Big bucks for big elections: India polls to lift economy

Big bucks for big elections: India polls to lift economyNew Delhi  - The world's largest election in India is expected to provide a stimulus of sorts to the country's slowing economy as political parties splurge hundreds of millions of dollars on loud and colourful campaigns and even arrange liquor and cash to bribe people for their votes.

The spin-off effects of nationwide campaigns are already giving a boost to businesses and industry as more than 100 billion rupees (2 billion dollars) is expected to be pumped into the system in the five-stage election over the month between April 16 and May 13.

The poll-spending and the post-election revelry will benefit the liquor, automobile, consumer goods, media, aviation and hospitality industries as well as transporters, printers, workers as well as jobless youth since the large cash dealings trigger a surge in demand in these businesses.

Delhi-based research group Centre for Media Studies, which made the estimate of 100 billion rupees to be spent on the campaign, says huge expenditures have already begun, particularly in the politically important state of Andhra Pradesh, which sends 42 lawmakers to the 545-member Lok Sabha (House of the People) of the Indian Parliament.

The polls come as a shot in the arm for the Indian economy - among the best performers in the world in the recent years - that is now witnessing a sharp downturn. As demand slumps in global markets, annual growth has plunged to 6.3 per cent, the slowest pace in six years, contrasted with the over 9 per cent growth since 2006.

The amount is much more than the US presidential election campaign spread over a year, with local media citing the US Federal Election Commission data that Barack Obama and other candidates spent a total of 1.8 billion dollars.

"It will act as a stimulus as over 100 billion rupees, a lot of it cash money, is pumped in a short period of less than four months. The main beneficiary would be the services sector that often spurs growth," Rao said.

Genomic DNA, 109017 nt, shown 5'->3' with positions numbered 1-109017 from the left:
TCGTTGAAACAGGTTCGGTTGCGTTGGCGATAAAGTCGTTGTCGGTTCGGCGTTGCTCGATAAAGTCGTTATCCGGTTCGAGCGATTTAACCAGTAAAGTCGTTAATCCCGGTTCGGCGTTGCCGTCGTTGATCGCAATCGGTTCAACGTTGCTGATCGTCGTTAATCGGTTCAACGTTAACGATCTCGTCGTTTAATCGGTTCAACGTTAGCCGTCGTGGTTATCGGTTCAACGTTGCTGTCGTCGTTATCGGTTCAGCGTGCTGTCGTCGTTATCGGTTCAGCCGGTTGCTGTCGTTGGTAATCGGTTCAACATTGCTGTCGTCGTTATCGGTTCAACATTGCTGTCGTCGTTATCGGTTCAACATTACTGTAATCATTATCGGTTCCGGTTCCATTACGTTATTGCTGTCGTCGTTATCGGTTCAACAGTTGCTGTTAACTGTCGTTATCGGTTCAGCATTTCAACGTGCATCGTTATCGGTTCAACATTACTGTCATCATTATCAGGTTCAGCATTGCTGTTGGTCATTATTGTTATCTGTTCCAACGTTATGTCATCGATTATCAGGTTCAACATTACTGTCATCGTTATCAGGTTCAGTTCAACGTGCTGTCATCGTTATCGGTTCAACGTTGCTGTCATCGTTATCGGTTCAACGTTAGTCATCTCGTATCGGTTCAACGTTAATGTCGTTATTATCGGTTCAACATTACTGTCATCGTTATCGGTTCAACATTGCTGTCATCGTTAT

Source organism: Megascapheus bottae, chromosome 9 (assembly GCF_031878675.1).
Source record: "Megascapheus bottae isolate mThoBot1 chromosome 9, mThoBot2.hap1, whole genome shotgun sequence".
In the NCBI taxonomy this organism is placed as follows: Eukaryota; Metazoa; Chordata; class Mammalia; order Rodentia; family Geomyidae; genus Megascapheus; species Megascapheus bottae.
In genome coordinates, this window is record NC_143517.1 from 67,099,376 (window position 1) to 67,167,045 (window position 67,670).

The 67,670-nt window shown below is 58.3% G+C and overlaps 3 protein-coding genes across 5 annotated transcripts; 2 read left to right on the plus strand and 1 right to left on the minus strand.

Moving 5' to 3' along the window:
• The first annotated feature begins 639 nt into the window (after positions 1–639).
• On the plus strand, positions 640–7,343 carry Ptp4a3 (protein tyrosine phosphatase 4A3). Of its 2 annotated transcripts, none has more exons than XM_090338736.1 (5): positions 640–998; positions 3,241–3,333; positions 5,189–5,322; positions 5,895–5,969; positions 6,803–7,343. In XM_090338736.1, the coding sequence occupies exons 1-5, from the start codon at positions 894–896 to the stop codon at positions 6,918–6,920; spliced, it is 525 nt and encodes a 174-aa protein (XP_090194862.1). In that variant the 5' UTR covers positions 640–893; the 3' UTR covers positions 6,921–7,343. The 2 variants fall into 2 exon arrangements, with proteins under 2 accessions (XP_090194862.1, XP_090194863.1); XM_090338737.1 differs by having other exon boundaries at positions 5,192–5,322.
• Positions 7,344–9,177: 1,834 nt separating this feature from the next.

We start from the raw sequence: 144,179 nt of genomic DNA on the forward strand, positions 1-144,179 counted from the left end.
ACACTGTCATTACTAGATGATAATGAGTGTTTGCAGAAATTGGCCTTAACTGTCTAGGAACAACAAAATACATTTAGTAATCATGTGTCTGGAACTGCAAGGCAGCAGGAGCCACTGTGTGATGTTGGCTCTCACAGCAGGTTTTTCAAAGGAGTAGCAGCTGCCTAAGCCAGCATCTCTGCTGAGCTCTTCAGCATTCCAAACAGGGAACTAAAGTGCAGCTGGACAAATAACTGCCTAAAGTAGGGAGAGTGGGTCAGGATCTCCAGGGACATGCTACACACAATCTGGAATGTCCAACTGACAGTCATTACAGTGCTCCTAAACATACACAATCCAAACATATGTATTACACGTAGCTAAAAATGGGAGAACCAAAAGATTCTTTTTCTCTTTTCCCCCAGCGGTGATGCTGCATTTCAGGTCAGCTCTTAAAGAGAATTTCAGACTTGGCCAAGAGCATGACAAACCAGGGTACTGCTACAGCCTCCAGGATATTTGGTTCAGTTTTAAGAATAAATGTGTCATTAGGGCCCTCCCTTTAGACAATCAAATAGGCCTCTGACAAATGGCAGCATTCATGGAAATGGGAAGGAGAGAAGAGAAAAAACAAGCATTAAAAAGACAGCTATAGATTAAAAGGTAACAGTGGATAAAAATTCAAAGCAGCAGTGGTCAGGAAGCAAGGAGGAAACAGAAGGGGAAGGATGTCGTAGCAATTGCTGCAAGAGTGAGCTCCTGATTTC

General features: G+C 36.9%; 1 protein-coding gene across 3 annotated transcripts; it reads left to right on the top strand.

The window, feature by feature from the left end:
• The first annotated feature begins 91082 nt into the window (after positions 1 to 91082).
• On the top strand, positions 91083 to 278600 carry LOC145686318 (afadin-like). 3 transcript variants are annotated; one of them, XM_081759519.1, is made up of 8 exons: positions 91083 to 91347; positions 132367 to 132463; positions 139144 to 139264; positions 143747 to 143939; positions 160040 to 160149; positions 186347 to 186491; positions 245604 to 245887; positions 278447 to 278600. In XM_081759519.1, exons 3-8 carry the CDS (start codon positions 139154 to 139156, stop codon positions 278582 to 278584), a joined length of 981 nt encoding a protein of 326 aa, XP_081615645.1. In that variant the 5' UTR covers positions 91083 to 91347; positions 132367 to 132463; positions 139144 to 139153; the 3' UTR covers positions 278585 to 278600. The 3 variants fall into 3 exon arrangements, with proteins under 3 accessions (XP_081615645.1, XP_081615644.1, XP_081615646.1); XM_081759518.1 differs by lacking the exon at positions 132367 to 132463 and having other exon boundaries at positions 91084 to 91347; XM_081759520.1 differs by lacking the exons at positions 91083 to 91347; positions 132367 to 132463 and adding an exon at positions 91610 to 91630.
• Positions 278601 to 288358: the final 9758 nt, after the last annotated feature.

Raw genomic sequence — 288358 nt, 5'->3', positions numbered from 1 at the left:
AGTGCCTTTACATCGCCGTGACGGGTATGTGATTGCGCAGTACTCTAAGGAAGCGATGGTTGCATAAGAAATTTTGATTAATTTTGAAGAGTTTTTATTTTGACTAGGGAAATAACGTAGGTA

According to the study, the government will spend 20 per cent of the total amount, for photo-identity cards, electronic voting machines and polling booths and other arrangements, CMS chairman N Bhaskara Rao said.

A little over 20 per cent is spent on media publicity, including print and electronic media, including poll surveys. One-fourth, or 25 billion rupees, will be spent through "unofficial money" or "cash purchases of votes" before the polling.

Andhra Pradesh and neighbouring Karnataka could top the list of states trying to purchase votes, with nearly half of voters there likely to be paid cash for their vote about 24 hours before the polling day, the CMS survey said.

As political parties receive donations running into billions of rupees from industrialists and big business houses who disclose only a fraction of what they actually dole out, other independent estimates said the actual spending could be up to five times that projected by CMS.

"The total expenditure may be much more," Rao admitted.

Expenses will include campaigning across the vast territories in India, including road and air transport.

Auto sales have picked up as has demand for special utility vehicles for campaigns, transport and security businesses, said Angel Broking analyst Phani Shekhar.

With a large number of party activists and prospective voters involved during canvassing, huge sums are spent on arranging alcohol for the poor in exchange of their votes.

"Sales of liquor shoot up during elections. With increase in cash flow, demand for personal care products will also go up, particularly in the rural areas," said Shekhar.

Although the spending will have a salutary effect on the economy, civil society groups are clearly worried about rampant bribing of the poor for their votes.

"Candidates spend so much, confident in the knowledge that they will make ten-fold return once they make it to the office," Anil Bairwal from the Association For Democratic Reforms group said.

Under election norms, a candidate can spend 2.5 million rupees on a parliamentary campaign, but a serious candidate spends up to 20 million rupees, politicians privately admit.

"The candidates are desperate to win and subvert democracy by using money-power. Our studies have shown that politicians with money are usually the ones to win," he said.

India's Election Commission asserts that its officers have been told to put a stop on the bribes, including distributing cash, liquor, clothes, blankets, or other in-kind inducements that influence votes.

"The quality of elections decides the quality of democracy and quality of our governance. People are more aware and a larger number will vote for clean candidates who do not bank on money to win elections," Bairwal added. (dpa)